What’s your secret wish – and how do you make it real?
Everyone’s got one – a longed-for path that goes untraveled, a passion that’s been left behind, a goal that seems too big to consider. It’s easy to file away old longings as impossible dreams. On the other hand, you can find a way to tap into inner resources, make a real plan and discover the true “Power of Possibility.”
Mary Piccone dreamed of writing a cookbook and sharing everything she learned from the world’s best chefs – her Italian mother, grandmother and aunts. She’d grown up in Canada with their rustic cooking, using fresh, local and organic products. Later she learned the recipes of her husband Paul Piccone, a native of L’Aquila, Italy. Mary had plenty of culinary talent, even if she did not have experience as a professional chef or writer. She tapped into her true passion and fearlessness to make it happen.
“My husband died in 2004,” she says, “and I went to Canyon Ranch the following year. I spent a week at the Life Enhancement Center still healing from my grief. I found great support there and regained confidence.”
With no experience in publishing, Mary took over Telos Press, the company started by her husband. “That’s where my passion was,” she says, explaining her subsequent success. “I learned that passion comes when you do the work. I talk to people who say they’re passionate about something. So do they do it?”
Mary worked steadily on her cookbook and was inspired to finish it following the major earthquake that hit L’Aquila in 2009. Writing as Maria Filice, she honored the devastated town and its culinary tradition by calling her book Breaking Bread in L’Aquila, and donating net proceeds to building a children’s playground there.
It’s been a long process for Mary, and she hangs onto some wise words she heard at the Ranch: Sometimes you take ten steps forward, then twenty back, then thirty ahead again. Life is a dance, not a straight line.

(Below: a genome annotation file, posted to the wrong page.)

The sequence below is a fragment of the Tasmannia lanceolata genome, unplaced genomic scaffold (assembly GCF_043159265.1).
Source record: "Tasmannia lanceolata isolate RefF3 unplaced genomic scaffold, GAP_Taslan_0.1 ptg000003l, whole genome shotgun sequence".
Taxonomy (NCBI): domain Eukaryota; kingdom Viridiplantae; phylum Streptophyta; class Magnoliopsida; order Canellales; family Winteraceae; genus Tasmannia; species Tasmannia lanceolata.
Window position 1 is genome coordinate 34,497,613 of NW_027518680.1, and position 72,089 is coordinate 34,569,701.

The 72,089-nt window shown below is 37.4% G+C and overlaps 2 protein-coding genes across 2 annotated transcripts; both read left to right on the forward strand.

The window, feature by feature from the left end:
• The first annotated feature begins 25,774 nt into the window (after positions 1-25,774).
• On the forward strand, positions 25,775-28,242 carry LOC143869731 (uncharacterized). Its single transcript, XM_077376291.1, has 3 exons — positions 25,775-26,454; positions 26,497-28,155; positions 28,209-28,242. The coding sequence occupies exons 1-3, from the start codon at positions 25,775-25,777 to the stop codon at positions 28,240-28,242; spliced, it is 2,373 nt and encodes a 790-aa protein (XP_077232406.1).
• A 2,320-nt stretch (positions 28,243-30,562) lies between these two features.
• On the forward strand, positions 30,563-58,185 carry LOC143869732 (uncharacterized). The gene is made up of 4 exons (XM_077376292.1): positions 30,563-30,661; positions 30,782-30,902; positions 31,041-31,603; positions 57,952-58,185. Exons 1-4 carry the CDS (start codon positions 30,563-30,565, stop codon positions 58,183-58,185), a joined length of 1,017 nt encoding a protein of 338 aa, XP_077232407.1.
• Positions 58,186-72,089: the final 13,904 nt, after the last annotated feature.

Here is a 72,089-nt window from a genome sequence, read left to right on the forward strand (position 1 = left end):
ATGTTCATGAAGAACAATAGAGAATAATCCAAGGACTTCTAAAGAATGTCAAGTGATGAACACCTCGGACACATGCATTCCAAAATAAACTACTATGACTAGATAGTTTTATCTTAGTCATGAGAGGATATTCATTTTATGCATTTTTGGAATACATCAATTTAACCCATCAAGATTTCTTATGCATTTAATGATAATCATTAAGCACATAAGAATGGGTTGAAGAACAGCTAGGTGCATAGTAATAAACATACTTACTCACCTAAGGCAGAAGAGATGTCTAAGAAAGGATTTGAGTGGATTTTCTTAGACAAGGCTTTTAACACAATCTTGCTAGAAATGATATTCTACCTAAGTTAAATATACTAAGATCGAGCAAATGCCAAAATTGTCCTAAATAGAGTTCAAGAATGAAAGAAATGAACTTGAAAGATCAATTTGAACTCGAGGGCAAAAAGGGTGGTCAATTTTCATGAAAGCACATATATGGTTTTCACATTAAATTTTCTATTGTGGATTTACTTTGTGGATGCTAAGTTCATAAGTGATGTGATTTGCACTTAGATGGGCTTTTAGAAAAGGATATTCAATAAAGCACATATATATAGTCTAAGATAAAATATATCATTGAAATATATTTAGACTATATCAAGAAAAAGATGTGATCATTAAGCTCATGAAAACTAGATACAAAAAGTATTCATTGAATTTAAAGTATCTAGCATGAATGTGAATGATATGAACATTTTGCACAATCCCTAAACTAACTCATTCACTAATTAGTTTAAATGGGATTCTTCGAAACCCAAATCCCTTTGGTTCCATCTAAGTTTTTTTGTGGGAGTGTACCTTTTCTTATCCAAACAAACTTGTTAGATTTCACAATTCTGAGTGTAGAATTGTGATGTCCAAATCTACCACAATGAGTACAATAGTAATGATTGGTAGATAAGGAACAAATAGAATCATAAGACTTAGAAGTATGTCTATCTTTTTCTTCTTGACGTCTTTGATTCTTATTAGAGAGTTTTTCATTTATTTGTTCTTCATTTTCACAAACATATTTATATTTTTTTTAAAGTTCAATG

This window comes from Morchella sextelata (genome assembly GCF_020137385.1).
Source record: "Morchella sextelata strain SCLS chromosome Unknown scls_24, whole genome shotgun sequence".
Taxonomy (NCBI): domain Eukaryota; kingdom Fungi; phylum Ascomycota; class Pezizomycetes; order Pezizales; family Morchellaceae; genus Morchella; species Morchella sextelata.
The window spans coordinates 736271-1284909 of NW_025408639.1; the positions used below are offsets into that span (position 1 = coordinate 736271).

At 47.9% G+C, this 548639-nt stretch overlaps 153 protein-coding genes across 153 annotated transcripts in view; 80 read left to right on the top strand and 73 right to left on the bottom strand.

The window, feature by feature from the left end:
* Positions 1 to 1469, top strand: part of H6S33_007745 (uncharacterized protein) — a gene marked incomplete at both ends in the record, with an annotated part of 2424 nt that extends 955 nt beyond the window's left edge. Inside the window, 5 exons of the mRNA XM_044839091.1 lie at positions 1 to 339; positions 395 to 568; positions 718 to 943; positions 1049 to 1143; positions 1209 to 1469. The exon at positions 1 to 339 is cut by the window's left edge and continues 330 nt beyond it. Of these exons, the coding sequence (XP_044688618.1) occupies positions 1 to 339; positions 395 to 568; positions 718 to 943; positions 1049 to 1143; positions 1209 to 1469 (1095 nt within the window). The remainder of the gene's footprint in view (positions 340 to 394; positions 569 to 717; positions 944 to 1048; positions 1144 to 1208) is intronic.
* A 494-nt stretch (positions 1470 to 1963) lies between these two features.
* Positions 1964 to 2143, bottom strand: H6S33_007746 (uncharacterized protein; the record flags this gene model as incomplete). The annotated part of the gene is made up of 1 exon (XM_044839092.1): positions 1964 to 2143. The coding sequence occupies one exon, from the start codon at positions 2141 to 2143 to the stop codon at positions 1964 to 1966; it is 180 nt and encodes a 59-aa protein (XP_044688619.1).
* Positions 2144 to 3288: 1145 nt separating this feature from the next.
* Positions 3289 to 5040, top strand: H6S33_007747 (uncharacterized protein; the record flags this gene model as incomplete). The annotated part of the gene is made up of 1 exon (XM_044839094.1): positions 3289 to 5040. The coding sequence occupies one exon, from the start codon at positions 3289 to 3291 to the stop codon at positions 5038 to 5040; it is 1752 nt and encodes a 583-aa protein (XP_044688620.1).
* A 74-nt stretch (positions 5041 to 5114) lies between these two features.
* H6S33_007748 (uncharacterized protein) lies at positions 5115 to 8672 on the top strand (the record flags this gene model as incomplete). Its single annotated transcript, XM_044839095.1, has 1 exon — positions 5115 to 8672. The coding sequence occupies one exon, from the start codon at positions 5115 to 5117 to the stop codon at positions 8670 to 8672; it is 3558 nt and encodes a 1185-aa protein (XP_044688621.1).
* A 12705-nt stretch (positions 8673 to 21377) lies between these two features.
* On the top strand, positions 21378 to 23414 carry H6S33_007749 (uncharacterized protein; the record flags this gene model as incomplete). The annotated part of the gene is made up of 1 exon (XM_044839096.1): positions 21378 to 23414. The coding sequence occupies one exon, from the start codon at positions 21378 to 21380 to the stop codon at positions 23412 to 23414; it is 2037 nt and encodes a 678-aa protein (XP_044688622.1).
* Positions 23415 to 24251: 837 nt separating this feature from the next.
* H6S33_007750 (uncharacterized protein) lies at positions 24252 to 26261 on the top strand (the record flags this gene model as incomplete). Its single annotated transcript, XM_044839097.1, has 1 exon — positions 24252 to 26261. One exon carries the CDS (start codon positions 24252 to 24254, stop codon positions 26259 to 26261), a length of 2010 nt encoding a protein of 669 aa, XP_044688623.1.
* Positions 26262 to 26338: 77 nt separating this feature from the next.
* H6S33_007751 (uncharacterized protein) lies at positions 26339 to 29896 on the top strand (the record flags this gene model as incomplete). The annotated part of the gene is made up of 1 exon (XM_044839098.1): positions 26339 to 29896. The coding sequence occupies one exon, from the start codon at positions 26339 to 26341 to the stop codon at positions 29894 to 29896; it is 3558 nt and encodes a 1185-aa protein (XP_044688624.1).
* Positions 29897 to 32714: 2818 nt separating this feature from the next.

A dream of your own
Life Management expert at Canyon Ranch in Tucson Karen McIntyre, L.C.S.W., enjoys helping guests identify and pursue their dreams.
“I encourage people to think about what they’d like to do next. To visualize starting in one spot and getting to the next,” Karen says. “We use methods like life mapping to help people access information in the inner mind, that ‘knowing’ part of ourselves.”
According to Karen, what stops many people from going after a dream is fear. “Something seems too far away,” she says, “or people are afraid they might not be good at that thing. Fear of failure can become a guiding principal. It’s important to override your inner critic.”
Starting something new is good for you, Karen says, and it’s more interesting than the extreme ends of the learning curve. “When you’re in the active learning phase, you’re in the Technicolor middle of the curve, where you’re learning all the time and growing your intelligence.”
For many people, the biggest obstacle is simply getting started. “Maybe you’re dreaming of doing something but you have no bridge to get to it. You need to build that bridge.
“Have lunch with people who are doing what you’d like to do, and talk about how they do it. Read about what interests you. Find a mentor. Start with small steps and enjoy one success at a time.”
Versions of a dream
Once you put your heart and efforts into pursuing your dream, it might be realized exactly as you expected it – or it could change, evolve and take new shape as you go along. Be ready to accept the wonderful surprises ahead – and the setbacks that might occur – as you pursue your dream.
Mary Piccone’s advice: “Live life to the fullest and love what you do!” In addition to being a publisher and a cookbook author, Mary now blogs on columnist Amy Dickinson’s popular website, has been able to help L’Aquila rebuild, and plans to start selling her delicious biscotti. As her dream has expanded, she’s risen to each challenge. The result is something deeper and more beautiful than she ever dreamed.
What are you dreaming about?